Heat Races a Burning Issue in Summer Months Tropicana Twister 300 Advance - Chicagoland Speedway CHARLOTTE, N.C. (July 10, 2002) - Grilling a hamburger: 350 degrees. Boiling a pot of water: 212 degrees. Frying an egg: 150 degrees. Strapping...
Heat Races a Burning Issue in Summer Months
Tropicana Twister 300 Advance - Chicagoland Speedway
CHARLOTTE, N.C. (July 10, 2002) - Grilling a hamburger: 350 degrees. Boiling a pot of water: 212 degrees. Frying an egg: 150 degrees. Strapping into a race car on a scorcher of an afternoon: 110 degrees. A quick swig of water while in the race car: PRICELESS.
To best illustrate the warmth inside a race car, NASCAR drivers offer this analogy: You, wearing a long-sleeved sweater, blue jeans and a helmet, in a car that has been parked all day in the hot sun with the windows rolled up - and the heater turned on!
Why to drivers subject themselves to such extreme measures? For the NASCAR community, the common thinking is you can either be comfortable or be fast, but not both. With the obvious choice the latter, it's no secret that an air vent and a water bottle are as precious to a driver as the gas pedal and steering wheel. But even air vents and water bottles haven't been the answer the past few weeks. As the temperatures have risen, more drivers have been rushed to care centers because of dehydration and heat exhaustion.
Saturday's Tropicana Twister 300 Presented by Sam's Club NASCAR Busch Series race at Chicagoland Speedway (NBC, 2 p.m. CST) could include much of the same, as the weekend forecast calls for temperatures reaching 90 degrees. With a 220-degree engine running merely feet away from the driver, who happens to be wearing a heavy fire suit and sitting on top of an exhaust system, anything to stay cool is simply necessary. And with the recent heat-related tragedies in pro and college football, the steaming temperature inside a race car is a danger nobody talks much about.
As he prepares to crank the #1 Yellow Chevrolet for this Saturday's race, Team Yellow driver Jimmy Spencer discusses the heat inside the race car, and how he combats it.
Driver Jimmy Spencer's thoughts
As we approach the middle of the summer, how do you prepare for the heat as a driver?
"Drink a lot of fluids. That's the main thing right there. I try to drink a gallon of water on Friday, and then I keep drinking water on Saturday, too. We've seen some heat-related incidents in football over the past year or so that have people realizing how hot the body can get. Drinking fluids is the best way to cool the body down."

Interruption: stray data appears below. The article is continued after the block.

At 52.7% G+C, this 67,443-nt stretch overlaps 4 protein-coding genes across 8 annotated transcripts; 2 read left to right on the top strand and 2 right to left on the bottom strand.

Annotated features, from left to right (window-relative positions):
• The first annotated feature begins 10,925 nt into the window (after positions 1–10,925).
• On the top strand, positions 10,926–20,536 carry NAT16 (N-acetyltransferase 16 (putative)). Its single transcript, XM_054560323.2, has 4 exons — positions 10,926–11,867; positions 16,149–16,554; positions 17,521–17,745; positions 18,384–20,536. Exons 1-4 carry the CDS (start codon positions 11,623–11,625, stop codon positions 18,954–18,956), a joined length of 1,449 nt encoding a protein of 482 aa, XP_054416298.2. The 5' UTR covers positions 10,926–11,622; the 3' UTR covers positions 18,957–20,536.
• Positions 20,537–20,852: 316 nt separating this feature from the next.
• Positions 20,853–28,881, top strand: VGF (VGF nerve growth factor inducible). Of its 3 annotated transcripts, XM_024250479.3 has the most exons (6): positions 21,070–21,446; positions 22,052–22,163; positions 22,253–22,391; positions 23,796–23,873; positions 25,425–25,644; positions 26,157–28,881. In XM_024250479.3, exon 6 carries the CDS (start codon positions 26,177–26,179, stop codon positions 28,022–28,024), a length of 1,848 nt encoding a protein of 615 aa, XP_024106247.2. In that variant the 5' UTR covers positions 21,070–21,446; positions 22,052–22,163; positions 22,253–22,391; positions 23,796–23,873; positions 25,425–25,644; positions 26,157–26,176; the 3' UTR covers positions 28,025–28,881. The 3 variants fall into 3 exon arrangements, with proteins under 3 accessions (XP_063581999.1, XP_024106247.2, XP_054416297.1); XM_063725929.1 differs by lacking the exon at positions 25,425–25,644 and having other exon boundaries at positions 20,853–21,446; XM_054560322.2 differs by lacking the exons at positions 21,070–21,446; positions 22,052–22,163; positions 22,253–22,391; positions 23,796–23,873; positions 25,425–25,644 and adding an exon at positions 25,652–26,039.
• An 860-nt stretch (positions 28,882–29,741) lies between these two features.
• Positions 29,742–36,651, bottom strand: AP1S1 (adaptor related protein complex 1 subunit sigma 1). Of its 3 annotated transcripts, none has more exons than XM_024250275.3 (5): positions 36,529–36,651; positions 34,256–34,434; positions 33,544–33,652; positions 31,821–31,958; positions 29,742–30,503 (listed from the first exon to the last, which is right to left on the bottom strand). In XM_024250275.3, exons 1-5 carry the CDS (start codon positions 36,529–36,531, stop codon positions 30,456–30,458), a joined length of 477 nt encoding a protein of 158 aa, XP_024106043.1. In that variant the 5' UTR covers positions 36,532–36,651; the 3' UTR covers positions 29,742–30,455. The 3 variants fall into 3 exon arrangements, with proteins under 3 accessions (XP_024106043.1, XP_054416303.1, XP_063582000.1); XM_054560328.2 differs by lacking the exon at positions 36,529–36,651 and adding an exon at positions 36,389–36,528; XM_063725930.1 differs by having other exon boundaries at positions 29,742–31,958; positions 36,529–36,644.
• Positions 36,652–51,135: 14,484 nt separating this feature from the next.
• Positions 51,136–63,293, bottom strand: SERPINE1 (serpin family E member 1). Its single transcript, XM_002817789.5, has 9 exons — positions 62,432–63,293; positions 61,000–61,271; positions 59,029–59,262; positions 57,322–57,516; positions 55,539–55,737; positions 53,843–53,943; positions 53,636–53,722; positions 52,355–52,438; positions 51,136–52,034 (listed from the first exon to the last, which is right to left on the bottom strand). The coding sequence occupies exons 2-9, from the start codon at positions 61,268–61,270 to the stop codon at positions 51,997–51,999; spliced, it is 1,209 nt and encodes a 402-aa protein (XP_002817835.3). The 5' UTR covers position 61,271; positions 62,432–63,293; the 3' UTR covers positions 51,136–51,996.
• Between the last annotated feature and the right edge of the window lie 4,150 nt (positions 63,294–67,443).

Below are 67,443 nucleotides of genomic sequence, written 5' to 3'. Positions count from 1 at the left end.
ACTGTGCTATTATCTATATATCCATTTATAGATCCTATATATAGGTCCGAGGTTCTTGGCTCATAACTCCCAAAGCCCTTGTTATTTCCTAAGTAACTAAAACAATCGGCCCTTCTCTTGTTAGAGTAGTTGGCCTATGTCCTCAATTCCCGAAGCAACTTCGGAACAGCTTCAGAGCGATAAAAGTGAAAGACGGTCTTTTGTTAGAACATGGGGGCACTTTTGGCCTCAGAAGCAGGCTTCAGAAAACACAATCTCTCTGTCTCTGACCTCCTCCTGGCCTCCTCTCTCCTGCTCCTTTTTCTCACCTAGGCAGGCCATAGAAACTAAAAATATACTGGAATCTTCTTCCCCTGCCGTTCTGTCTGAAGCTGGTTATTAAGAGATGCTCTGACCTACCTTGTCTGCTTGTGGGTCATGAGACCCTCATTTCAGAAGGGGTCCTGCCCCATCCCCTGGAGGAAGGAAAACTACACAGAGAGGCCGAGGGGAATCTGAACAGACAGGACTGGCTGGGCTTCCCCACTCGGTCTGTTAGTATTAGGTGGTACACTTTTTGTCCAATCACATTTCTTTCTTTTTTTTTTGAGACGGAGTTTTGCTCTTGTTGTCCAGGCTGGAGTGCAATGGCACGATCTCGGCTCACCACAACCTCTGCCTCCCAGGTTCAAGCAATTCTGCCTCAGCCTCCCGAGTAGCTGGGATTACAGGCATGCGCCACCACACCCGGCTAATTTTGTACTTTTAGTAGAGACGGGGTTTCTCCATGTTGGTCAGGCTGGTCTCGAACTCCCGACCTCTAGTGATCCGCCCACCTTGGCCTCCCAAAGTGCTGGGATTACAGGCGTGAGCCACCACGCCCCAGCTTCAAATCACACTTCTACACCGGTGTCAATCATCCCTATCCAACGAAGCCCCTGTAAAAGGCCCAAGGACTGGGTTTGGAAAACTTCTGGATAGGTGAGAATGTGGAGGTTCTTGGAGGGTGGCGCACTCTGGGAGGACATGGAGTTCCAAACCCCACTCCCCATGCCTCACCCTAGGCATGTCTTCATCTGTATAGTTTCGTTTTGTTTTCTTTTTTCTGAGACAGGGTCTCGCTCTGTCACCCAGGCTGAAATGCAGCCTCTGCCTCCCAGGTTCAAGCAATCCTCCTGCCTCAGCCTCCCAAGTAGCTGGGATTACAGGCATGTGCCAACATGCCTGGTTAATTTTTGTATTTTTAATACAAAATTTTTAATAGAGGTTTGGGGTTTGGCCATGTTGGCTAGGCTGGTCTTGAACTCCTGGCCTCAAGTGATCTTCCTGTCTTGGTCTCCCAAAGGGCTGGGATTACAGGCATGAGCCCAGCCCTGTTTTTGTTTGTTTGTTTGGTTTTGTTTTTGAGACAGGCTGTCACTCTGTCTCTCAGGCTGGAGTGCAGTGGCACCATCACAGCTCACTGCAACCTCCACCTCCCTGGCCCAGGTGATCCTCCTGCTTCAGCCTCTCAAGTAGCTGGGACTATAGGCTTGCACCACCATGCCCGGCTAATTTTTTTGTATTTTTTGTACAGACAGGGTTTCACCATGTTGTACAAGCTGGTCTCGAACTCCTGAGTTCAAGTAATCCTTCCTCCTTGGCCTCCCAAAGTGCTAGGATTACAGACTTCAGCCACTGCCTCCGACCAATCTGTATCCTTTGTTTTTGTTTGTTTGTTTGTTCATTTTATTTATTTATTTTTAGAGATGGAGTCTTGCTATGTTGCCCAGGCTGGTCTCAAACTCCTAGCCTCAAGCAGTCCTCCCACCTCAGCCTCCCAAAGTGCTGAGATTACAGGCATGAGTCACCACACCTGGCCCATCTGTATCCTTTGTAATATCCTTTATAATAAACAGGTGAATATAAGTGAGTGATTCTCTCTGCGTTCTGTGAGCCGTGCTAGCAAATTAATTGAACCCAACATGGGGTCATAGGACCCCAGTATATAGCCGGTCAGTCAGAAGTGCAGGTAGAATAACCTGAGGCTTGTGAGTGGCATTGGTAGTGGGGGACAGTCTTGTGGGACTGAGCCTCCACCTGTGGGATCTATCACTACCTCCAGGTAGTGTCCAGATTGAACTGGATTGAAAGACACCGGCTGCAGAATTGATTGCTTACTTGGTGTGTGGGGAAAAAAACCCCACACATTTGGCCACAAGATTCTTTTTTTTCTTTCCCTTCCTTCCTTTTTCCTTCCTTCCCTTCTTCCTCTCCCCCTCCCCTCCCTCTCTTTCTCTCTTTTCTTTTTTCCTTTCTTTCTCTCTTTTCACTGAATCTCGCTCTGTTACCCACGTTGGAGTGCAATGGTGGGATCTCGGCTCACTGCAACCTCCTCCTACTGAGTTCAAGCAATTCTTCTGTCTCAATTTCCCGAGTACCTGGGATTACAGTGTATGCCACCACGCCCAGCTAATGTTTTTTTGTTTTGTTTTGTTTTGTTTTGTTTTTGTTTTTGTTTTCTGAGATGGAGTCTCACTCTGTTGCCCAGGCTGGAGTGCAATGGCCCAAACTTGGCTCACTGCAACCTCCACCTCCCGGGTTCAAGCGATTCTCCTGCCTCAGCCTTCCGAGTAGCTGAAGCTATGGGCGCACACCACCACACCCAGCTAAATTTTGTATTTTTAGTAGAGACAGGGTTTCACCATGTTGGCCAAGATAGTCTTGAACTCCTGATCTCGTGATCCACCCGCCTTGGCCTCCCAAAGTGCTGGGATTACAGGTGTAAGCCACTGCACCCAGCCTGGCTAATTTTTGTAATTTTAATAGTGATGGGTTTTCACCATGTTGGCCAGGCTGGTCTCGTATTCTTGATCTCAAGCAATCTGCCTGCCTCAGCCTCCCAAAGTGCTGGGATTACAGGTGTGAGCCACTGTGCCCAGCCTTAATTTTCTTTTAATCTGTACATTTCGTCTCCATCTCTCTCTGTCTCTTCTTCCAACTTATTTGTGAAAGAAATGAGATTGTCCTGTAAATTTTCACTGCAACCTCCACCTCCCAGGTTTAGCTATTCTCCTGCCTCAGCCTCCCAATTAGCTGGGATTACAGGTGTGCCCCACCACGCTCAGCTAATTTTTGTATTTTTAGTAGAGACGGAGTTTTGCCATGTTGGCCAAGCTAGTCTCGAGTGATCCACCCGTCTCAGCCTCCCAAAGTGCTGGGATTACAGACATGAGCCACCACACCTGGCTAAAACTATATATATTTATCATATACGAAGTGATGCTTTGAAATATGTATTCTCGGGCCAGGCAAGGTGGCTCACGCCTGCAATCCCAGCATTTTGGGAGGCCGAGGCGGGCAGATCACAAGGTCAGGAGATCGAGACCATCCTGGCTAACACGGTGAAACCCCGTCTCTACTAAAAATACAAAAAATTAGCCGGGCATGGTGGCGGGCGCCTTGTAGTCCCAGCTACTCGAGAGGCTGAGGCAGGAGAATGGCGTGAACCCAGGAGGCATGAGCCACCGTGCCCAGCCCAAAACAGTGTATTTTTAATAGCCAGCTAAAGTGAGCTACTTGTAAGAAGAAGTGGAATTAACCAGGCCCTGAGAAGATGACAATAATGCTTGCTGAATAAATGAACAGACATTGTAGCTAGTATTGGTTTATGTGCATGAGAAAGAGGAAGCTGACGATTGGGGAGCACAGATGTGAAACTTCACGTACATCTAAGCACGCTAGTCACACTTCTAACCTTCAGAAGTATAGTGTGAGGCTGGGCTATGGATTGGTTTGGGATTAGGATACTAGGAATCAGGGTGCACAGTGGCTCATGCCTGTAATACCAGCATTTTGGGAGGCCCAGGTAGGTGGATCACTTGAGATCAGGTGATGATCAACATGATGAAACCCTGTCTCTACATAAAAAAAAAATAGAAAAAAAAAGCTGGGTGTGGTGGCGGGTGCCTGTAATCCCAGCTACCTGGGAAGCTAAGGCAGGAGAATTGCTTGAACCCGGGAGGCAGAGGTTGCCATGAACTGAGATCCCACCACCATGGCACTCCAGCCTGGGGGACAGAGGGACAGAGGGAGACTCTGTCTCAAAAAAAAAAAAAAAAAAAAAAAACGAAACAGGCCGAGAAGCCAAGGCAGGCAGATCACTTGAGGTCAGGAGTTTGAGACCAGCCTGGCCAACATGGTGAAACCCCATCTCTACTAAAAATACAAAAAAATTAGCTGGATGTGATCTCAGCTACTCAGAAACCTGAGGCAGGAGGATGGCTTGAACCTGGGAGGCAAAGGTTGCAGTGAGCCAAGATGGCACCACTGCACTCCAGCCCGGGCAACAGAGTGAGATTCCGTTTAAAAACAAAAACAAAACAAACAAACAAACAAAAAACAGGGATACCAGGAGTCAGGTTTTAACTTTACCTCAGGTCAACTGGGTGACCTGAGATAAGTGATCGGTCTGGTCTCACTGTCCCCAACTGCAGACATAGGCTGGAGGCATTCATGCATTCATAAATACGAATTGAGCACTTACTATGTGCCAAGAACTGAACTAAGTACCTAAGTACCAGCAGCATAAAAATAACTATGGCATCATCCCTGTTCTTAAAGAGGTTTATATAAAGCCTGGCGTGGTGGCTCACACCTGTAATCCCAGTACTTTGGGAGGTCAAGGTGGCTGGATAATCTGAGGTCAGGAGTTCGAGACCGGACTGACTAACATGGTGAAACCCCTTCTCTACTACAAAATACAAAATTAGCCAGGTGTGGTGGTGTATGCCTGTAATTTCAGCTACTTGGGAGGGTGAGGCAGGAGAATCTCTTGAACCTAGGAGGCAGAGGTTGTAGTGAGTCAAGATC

As a veteran driver, is heat ever an issue when you're in the car?
"I'm just used to it. When you've been driving as long as I have, the heat just becomes part of it. But that doesn't mean it's a non-issue. I just try to keep focused on what I've got to do on the race track. When you're a driver, you have a job to do. I don't think either (crew chief) Marc Reno or (car chief) Johnny Allen want to hear me gripe about how hot I am. They've been working on the car all weekend in 90 or 100 degree weather, so they don't need me to forecast it."
Have you ever been so hot that you were forced out of the car?
"I've never gotten out of a car because of heat. That's something I can honestly say, and I would venture to say most drivers are the same way. But I've seen a lot of them need help getting out of the car. Sometimes you can't even get out of the car you're so hot."
But isn't it true you are one of the few drivers who doesn't use a cooling system in your helmet?
"That's true, I don't. Most guys have cool boxes and stuff like that. I don't use that stuff. I guess it's hardheaded in a way, and maybe I should start using them. I tried it last year and didn't like it. It's probably smarter to use it though."
It's supposed to reach 90 degrees again this weekend. Not your typical Chicago weather, is it?
"No, but it's summer time. Whether it's warm or cold or hot, I think we're going to have a good chance to win. We're knocking on the door; we have been all season. And Chicago is just a great race track. Last year we had good cars in both the Busch and the Winston Cup races, and this year I expect the same. With the track being so new last year, there was really only one racing groove. But there is definitely two grooves now, so it should be easier to pass. We qualified on the outside pole there last year, and we led some laps. I want to do better this time."